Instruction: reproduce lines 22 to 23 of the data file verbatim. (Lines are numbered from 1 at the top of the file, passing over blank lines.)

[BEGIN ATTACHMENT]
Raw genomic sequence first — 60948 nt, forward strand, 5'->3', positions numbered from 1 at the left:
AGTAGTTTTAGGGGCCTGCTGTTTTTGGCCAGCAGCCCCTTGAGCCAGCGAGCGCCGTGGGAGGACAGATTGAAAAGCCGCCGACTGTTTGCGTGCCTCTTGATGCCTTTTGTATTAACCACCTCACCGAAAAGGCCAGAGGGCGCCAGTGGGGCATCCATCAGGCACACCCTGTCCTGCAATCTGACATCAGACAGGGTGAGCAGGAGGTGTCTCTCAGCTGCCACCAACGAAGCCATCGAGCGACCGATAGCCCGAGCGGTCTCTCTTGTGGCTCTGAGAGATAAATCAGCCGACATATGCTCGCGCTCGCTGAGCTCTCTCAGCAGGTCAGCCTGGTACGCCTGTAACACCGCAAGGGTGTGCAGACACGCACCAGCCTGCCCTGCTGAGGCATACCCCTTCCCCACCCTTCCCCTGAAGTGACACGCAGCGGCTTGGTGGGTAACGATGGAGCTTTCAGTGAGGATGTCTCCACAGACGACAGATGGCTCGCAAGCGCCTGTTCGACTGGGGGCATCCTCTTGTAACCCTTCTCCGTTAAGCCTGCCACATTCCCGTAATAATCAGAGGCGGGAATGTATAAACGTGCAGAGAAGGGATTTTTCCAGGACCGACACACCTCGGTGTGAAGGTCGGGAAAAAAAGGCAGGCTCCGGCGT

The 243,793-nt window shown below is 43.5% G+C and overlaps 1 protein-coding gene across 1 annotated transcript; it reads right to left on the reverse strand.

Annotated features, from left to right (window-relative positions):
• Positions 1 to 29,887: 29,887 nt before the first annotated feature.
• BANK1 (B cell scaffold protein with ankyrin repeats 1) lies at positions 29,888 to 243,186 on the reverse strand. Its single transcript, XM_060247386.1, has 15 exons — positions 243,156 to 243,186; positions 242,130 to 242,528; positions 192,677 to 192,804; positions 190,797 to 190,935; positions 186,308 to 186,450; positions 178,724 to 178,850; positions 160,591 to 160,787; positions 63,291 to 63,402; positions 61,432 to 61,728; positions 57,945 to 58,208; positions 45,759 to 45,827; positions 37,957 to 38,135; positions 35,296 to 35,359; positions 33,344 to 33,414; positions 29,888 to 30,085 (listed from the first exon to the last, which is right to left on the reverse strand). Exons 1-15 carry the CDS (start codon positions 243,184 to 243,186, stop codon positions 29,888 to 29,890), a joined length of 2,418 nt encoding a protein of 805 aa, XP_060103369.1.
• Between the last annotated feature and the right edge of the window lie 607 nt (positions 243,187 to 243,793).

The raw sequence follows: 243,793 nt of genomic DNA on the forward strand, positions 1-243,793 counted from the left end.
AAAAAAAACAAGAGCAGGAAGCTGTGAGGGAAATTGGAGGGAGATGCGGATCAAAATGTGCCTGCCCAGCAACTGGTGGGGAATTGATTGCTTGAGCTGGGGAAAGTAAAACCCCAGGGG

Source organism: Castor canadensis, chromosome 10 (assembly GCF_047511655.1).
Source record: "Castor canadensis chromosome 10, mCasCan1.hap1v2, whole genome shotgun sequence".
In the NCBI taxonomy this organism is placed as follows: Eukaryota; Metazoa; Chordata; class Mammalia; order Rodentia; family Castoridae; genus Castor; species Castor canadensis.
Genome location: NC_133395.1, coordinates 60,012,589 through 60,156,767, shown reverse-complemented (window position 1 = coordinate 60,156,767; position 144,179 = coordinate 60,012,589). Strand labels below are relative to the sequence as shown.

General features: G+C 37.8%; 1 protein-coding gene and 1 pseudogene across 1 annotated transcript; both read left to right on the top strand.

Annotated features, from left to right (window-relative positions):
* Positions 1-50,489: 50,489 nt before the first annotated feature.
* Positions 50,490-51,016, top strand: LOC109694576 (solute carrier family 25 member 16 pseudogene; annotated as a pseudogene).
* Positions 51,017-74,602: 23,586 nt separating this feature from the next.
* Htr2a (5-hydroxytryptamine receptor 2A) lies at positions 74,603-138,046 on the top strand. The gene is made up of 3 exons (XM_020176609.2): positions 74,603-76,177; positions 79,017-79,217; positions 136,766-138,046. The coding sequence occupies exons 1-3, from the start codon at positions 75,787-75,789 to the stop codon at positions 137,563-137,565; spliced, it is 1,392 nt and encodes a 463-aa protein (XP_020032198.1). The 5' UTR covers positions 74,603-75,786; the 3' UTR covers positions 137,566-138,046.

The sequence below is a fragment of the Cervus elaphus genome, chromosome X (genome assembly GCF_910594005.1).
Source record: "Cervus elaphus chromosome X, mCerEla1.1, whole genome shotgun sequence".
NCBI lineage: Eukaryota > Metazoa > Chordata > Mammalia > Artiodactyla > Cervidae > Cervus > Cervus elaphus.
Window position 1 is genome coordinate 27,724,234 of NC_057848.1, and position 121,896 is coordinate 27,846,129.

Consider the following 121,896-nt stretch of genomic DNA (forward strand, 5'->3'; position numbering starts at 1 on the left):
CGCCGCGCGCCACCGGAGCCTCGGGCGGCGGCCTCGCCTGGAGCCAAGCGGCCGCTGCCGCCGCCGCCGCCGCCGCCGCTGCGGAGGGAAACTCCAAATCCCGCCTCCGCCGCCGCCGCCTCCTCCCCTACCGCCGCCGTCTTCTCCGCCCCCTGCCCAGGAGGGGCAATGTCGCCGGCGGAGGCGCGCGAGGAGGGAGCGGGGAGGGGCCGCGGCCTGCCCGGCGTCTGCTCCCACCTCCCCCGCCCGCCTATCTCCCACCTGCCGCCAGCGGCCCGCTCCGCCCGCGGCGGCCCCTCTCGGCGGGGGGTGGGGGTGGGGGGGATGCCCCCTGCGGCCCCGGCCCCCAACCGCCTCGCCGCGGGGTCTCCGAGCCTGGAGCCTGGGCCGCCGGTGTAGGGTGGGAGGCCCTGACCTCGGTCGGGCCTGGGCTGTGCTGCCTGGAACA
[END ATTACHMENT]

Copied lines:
NCBI lineage: Eukaryota > Metazoa > Chordata > Mammalia > Artiodactyla > Cervidae > Cervus > Cervus elaphus.
Window position 1 is genome coordinate 27,724,234 of NC_057848.1, and position 121,896 is coordinate 27,846,129.